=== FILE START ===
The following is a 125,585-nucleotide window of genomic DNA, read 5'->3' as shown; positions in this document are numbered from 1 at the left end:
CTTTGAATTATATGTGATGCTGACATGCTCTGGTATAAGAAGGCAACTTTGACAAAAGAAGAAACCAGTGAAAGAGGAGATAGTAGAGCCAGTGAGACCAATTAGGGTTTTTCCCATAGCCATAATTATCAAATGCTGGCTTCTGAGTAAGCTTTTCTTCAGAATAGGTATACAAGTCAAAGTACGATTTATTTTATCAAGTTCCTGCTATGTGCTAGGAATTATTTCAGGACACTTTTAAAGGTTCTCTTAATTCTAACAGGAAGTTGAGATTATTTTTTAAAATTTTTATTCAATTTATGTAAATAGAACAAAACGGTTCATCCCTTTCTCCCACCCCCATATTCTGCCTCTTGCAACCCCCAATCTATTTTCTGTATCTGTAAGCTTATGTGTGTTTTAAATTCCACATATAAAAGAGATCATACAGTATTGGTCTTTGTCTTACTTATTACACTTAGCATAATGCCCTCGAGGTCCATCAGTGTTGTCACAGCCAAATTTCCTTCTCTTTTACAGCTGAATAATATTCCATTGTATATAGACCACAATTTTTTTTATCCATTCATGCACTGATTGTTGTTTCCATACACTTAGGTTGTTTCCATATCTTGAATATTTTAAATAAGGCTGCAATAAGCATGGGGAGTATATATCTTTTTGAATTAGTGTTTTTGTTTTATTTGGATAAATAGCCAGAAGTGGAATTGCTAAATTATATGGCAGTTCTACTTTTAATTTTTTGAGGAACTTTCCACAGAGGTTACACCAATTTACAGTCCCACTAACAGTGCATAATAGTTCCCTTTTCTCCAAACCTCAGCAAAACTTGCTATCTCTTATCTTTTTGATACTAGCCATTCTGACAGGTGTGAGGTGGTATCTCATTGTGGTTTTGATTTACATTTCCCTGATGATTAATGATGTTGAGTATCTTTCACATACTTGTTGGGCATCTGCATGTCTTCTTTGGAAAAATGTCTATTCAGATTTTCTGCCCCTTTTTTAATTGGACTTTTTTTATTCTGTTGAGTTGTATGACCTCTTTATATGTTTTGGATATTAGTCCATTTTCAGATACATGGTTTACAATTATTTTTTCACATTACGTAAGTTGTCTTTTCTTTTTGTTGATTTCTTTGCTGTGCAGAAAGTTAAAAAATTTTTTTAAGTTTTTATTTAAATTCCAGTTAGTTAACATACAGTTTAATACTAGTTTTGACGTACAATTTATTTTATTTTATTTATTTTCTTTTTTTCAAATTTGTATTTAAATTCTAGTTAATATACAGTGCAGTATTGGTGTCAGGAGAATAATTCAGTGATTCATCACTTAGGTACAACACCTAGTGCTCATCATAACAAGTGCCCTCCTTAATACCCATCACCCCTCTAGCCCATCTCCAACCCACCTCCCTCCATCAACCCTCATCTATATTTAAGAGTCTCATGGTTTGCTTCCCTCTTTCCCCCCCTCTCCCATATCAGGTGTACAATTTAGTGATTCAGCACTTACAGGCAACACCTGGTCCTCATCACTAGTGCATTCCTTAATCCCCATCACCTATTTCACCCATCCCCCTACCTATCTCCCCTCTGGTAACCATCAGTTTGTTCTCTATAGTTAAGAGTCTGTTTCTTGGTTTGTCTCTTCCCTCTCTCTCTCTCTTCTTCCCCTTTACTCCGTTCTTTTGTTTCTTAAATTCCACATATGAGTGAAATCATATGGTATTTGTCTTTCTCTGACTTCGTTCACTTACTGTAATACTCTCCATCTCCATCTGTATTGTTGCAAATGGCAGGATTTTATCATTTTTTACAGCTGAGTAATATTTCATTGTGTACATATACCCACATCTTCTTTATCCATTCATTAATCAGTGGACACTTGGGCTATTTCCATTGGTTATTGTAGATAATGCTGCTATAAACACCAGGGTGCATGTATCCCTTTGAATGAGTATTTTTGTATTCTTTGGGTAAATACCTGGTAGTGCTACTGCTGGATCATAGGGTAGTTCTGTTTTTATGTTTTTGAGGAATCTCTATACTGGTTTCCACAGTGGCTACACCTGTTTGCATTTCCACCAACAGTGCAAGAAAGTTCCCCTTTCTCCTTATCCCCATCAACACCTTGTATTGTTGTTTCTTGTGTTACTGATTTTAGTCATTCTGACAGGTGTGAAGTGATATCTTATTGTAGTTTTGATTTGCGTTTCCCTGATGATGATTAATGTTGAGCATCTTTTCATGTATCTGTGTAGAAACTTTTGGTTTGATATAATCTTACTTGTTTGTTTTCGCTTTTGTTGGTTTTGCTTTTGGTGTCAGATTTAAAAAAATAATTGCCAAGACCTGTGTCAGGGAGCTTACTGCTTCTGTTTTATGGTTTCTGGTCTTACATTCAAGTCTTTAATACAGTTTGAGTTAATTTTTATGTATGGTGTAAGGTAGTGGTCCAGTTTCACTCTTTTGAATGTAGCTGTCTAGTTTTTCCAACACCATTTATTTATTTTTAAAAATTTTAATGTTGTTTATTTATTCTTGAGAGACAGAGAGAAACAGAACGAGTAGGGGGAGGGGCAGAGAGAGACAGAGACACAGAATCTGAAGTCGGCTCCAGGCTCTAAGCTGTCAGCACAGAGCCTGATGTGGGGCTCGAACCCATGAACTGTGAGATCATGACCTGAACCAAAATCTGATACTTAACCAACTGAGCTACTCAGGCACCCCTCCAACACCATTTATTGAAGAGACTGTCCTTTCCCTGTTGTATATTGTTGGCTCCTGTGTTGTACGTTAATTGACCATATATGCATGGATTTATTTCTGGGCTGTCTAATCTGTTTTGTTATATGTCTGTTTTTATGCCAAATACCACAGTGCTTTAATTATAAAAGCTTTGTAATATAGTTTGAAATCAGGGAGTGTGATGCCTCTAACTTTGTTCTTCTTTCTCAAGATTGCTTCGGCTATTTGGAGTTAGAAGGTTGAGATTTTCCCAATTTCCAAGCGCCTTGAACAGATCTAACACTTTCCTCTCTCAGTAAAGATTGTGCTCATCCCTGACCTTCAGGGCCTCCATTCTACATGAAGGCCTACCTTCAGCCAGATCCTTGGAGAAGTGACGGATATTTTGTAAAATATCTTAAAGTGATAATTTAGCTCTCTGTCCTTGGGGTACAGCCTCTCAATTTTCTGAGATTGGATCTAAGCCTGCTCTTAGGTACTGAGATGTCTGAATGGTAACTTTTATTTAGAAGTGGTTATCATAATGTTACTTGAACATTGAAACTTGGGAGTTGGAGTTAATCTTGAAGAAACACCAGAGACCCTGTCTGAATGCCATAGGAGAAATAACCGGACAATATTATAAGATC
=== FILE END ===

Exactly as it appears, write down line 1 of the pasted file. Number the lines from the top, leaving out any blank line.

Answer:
The following is a 125,585-nucleotide window of genomic DNA, read 5'->3' as shown; positions in this document are numbered from 1 at the left end: